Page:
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" good; when they fast, I will not hear their cry; and " when they offer burnt offerings and an oblation, I * will not accept them: but I will consume them by "the sword, and by the famine, and by the pesti“ lence!" “ Though Moses and Samuel stood before him, yet his mind could not be towards that peo"ple.” In the lesson appointed for this morning-service, * and in the chapter which precedes it, we find that Jehoshaphat having, with great zeal, diligence, and prudence, endeavoured to revive true religion, and effect reformation in his kingdom, was invaded by a vast army of the Moabites and Ammonites, with their confederates. In this emergency he proclaimed a fast, and with great fervency he aided the devotions of his people; and then led them forth to meet the enemy, with pious exhortations and songs of praise. The event was such as might have been expected: the assailants were destroyed by an extraordinary divine interposition, and the people of God were enriched by the invasion. But the prophecy of Jeremiah (and the chapter before us in particular,) gives us a different view of the same subject: and by comparing them together we may learn, that various circumstances require consideration, before we can determine whether God will or will not answer the prayers of his most eminent servants, for a guilty nation. It is probable that our land is neither in so good a state, in respect of vital godliness, as Judah was in the days of Jehoshaphat; for yet so degenerate as that nation in the time of Je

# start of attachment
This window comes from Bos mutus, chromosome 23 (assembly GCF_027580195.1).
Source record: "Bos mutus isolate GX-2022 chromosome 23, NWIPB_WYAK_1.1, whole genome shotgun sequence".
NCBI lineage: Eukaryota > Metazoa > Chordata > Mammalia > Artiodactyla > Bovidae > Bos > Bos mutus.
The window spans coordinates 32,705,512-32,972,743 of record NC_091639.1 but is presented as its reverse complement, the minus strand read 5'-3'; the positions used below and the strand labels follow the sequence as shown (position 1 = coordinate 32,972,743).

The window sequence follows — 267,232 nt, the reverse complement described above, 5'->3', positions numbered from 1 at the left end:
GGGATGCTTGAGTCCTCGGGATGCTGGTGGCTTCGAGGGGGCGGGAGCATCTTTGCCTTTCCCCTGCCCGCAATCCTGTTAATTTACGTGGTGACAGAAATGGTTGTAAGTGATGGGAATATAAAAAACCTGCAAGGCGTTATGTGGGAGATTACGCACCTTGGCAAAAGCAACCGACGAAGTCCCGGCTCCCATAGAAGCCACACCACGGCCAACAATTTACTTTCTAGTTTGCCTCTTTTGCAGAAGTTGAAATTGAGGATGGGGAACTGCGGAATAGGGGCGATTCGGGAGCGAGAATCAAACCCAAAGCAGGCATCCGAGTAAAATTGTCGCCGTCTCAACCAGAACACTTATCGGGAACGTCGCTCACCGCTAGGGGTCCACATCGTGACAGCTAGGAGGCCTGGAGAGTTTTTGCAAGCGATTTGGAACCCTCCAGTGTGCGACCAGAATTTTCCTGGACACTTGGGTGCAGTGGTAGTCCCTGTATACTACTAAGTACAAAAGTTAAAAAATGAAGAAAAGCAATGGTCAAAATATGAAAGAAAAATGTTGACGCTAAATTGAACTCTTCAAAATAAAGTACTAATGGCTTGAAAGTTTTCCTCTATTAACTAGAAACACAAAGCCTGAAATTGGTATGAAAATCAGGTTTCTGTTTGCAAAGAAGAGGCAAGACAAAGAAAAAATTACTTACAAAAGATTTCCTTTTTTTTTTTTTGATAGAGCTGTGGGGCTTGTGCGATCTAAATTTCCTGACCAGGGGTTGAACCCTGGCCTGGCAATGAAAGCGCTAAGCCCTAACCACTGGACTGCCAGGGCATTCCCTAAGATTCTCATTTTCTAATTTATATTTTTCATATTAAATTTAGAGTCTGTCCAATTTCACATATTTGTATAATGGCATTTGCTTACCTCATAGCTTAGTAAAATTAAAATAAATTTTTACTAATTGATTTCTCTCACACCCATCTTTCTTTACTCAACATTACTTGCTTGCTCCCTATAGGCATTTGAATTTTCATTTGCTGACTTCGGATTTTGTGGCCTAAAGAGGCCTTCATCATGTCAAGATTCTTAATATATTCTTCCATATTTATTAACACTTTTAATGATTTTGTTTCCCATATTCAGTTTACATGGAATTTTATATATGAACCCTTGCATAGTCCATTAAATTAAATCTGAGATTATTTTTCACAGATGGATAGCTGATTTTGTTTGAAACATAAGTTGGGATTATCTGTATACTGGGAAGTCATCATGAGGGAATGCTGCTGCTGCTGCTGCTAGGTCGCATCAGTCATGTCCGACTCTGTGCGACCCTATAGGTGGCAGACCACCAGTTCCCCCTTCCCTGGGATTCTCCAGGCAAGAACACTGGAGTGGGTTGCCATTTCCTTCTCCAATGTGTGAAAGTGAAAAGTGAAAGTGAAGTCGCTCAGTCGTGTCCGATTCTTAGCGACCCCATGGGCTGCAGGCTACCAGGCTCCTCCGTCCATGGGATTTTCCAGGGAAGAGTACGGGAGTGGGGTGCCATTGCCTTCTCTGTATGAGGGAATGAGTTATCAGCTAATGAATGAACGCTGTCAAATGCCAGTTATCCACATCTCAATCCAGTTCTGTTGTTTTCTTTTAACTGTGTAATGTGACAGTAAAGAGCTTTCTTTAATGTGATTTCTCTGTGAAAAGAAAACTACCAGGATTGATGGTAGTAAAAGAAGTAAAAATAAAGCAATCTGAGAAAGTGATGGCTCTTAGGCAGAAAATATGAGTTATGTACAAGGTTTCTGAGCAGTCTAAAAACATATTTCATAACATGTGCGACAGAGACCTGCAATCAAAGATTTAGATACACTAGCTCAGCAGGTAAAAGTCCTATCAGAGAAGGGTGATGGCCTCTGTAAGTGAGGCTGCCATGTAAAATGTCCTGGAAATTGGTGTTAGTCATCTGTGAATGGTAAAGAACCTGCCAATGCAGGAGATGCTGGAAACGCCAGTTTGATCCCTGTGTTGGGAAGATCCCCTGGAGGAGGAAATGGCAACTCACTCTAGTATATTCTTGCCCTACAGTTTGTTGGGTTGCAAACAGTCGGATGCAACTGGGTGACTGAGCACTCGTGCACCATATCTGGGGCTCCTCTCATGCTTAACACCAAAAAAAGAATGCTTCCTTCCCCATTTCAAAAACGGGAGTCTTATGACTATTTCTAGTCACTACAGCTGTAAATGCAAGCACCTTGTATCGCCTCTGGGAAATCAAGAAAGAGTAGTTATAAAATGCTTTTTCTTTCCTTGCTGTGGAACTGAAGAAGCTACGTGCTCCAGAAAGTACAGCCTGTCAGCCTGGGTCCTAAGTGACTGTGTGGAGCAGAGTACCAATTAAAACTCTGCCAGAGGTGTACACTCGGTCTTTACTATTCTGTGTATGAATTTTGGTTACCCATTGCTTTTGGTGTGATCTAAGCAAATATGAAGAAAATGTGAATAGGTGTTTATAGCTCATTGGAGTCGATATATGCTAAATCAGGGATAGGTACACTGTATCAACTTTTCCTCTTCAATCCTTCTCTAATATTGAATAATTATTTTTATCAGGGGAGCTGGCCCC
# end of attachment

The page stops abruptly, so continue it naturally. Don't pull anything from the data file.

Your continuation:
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# 2 Chron. xix. 120.

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remiah: we should, therefore, beware of forming too sanguine expectations of success from the one example, and of foreboding approaching desolations from the other.

In order to obtain more distinct views of this inter. esting subject, both in respect of our situation and duty, I shall apply the text to these nations and to the present occasion, in the following manner;

I. Endeavour to shew, that “our iniquities do “ indeed testify against us;"

II. Enquire what light the Scriptures afford us, by which we may judge, whether “the LORD, “ for his name's sake,” will hear our prayers for deliverance.

III. Consider what we are encouraged to expect from him, should he be graciously pleased to interpose in our favour: and,

IV. State the duties to which we ought peculiarly to attend, as means of obtaining the blessings for which we pray.

1. “Our iniquities do indeed testify against us." This may be applied to the nation, and to each of us individually: and it is doubtless true, in respect of both. Had the prophet been asked, in what particu. lars the iniquities of his people testified against them? He would, we may suppose, have recalled to their minds the abject state of their progenitors in Egypt; the manifold interpositions of God in their behalf; and

all his special favours, temporal and spiritual, to the nation, through successive ages to that very day: he would then have enumerated the multiplied evidences, which stood on record, of their ingratitude, rebellion, idolatry, atheistical forgetfulness of God; impiety, hy. pocrisy, licentiousness, iniquity, oppression, murder, and contemptuous cruelty to the servants of the LORD; with the multiplied enormities perpetrated by their princes, priests, and prophets, from age to age. * He would have proved that this load of national guilt, so long accumulating, had been exceedingly increased by the unprecedented criminality of that generation; that they had now filled up the measure of their iniquities; that the calamities, which they dreaded or experienced, were justly merited by them; that they suffered far less than they deserved; and that the only hope which re. mained for them, arose from the plenteous and everlasting mercy of their offended God.